MADISON, WI, JUNE 20, 2007 -- If you were looking for fertile soil, its doubtful youd begin your search in most U.S. cities. After all, urban soils are often viewed as drastically disturbed soils with low fertility. However, new research by a team of scientists working in Baltimore discovered that surface soil characteristics were not necessarily infertile and varied widely, making it difficult to define or describe a typical urban soil. Although the more conspicuous effects of urban disturbances on soil have been considered by researchers, other factors associated with urban land transformations have received limited attention. These various effects create a mosaic of soil conditions, ranging from natural to highly disturbed soil profiles.
To examine the effects of land use and cover on soils, researchers from USDA Forest Service and the University of Maryland Baltimore County sampled and measured the physical and chemical properties of surface soils from 122 Baltimore plots. Researchers report their findings in the May-June 2007 issue of Soil Science Society of America Journal.
This research was part of the Baltimore Ecosystem Study (BES), an ongoing effort to understand urban ecosystems, which is funded by the National Science Foundation.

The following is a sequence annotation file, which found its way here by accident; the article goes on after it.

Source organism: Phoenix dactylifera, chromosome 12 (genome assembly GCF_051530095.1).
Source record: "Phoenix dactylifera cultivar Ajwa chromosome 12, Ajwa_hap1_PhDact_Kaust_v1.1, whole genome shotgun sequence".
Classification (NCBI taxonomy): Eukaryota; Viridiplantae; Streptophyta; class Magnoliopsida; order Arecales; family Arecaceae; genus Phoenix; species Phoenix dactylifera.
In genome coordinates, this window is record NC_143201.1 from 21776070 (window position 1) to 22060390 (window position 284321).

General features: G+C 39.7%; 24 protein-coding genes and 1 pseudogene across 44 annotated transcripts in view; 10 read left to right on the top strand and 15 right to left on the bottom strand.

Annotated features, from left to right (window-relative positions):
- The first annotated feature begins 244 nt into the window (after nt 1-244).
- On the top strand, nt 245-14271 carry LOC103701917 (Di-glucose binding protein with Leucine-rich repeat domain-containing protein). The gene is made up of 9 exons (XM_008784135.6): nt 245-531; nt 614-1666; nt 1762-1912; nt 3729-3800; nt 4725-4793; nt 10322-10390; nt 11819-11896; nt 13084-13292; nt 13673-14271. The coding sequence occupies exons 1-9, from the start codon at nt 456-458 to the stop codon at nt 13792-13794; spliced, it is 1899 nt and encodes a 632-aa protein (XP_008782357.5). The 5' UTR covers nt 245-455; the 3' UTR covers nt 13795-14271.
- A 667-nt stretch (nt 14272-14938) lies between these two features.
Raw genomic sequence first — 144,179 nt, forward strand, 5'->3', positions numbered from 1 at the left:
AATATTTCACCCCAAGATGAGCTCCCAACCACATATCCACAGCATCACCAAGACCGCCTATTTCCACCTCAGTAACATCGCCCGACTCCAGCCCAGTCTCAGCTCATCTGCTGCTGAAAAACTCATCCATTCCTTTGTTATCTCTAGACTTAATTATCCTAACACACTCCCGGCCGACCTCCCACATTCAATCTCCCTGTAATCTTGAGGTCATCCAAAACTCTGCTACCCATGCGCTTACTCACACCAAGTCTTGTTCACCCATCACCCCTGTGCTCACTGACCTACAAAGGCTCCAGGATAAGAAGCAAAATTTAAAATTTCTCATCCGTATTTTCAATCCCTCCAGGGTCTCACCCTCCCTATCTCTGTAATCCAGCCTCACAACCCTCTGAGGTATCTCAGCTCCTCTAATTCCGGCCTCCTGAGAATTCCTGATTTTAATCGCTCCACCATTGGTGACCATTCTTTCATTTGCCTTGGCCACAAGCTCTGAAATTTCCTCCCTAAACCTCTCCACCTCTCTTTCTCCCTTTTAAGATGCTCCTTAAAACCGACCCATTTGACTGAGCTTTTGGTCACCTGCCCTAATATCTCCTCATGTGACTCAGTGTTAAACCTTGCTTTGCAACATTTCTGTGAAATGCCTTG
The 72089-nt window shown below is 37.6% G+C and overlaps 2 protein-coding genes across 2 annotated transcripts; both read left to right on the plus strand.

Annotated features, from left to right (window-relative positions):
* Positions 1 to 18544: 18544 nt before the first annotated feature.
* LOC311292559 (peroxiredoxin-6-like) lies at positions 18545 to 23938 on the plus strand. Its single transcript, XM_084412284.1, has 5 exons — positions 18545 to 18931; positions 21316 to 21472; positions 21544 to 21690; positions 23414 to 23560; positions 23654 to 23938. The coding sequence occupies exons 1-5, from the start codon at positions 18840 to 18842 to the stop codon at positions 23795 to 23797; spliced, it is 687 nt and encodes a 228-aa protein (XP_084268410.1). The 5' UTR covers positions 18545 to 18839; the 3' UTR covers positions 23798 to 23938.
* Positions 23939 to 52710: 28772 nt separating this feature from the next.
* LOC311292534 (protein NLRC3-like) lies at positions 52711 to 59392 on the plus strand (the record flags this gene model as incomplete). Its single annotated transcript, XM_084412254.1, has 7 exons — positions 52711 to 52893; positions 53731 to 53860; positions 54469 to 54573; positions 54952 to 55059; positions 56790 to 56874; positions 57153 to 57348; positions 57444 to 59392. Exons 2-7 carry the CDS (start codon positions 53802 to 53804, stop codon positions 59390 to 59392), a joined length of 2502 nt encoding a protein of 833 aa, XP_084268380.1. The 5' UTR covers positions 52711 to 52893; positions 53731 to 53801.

According to the authors of the study, Land use and cover may serve as an indicator of disturbance, site history, management, and the urban environment. By measuring the chemical and physical differences among various soil plots, scientists hoped to determine whether land use or cover was the cause of differences and what specific soil properties best differentiate the land-use and cover types.
Chemical analysis of Baltimores soils revealed high chemical variability, while physical measurements of soil were less variable.
In general, levels of essential nutrients in Baltimores soils were adequate for plant growth, but in some cases calcium levels were excessive, making those soi
Contact: Sara Uttech
Soil Science Society of America